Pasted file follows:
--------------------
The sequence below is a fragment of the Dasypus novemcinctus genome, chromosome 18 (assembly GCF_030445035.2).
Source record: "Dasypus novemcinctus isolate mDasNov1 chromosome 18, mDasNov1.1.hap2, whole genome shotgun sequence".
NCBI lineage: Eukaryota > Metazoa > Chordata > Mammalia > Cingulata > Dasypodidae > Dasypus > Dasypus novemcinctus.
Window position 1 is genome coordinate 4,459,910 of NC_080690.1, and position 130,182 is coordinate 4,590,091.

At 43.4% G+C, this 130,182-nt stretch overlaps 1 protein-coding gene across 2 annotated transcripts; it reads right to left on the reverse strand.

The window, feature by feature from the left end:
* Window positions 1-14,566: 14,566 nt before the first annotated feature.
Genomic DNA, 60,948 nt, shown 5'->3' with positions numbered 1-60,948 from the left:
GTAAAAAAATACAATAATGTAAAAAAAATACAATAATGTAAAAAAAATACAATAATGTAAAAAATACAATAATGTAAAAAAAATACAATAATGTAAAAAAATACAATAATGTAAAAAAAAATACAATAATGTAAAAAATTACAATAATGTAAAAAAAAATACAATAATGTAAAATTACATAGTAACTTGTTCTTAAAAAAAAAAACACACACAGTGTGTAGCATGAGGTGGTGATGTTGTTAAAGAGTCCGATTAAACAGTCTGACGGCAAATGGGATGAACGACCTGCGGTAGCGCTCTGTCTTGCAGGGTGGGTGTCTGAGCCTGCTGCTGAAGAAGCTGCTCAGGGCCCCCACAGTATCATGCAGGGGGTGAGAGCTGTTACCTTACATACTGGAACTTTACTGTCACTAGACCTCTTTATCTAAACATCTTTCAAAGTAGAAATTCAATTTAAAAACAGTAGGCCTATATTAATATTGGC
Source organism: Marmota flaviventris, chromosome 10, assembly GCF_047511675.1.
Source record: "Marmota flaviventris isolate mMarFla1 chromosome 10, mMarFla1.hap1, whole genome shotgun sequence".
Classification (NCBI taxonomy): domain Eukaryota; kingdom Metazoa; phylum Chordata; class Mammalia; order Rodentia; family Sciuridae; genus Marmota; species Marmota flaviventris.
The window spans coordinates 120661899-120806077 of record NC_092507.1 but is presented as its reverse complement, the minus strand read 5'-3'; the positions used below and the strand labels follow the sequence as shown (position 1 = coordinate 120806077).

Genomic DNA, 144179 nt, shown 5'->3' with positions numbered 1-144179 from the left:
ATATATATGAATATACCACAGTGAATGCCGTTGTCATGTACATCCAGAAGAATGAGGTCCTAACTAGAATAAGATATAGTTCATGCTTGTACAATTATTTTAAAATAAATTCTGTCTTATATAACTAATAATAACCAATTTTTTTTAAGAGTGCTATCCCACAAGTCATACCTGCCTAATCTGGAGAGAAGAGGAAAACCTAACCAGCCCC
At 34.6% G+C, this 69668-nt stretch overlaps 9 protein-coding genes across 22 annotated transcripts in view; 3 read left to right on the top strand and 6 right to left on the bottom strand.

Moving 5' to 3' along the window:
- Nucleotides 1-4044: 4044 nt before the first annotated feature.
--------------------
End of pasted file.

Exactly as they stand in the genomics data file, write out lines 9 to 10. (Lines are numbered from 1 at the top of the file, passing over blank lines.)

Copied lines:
GTAAAAAAATACAATAATGTAAAAAAAATACAATAATGTAAAAAAAATACAATAATGTAAAAAATACAATAATGTAAAAAAAATACAATAATGTAAAAAAATACAATAATGTAAAAAAAAATACAATAATGTAAAAAATTACAATAATGTAAAAAAAAATACAATAATGTAAAATTACATAGTAACTTGTTCTTAAAAAAAAAAACACACACAGTGTGTAGCATGAGGTGGTGATGTTGTTAAAGAGTCCGATTAAACAGTCTGACGGCAAATGGGATGAACGACCTGCGGTAGCGCTCTGTCTTGCAGGGTGGGTGTCTGAGCCTGCTGCTGAAGAAGCTGCTCAGGGCCCCCACAGTATCATGCAGGGGGTGAGAGCTGTTACCTTACATACTGGAACTTTACTGTCACTAGACCTCTTTATCTAAACATCTTTCAAAGTAGAAATTCAATTTAAAAACAGTAGGCCTATATTAATATTGGC
Source organism: Marmota flaviventris, chromosome 10, assembly GCF_047511675.1.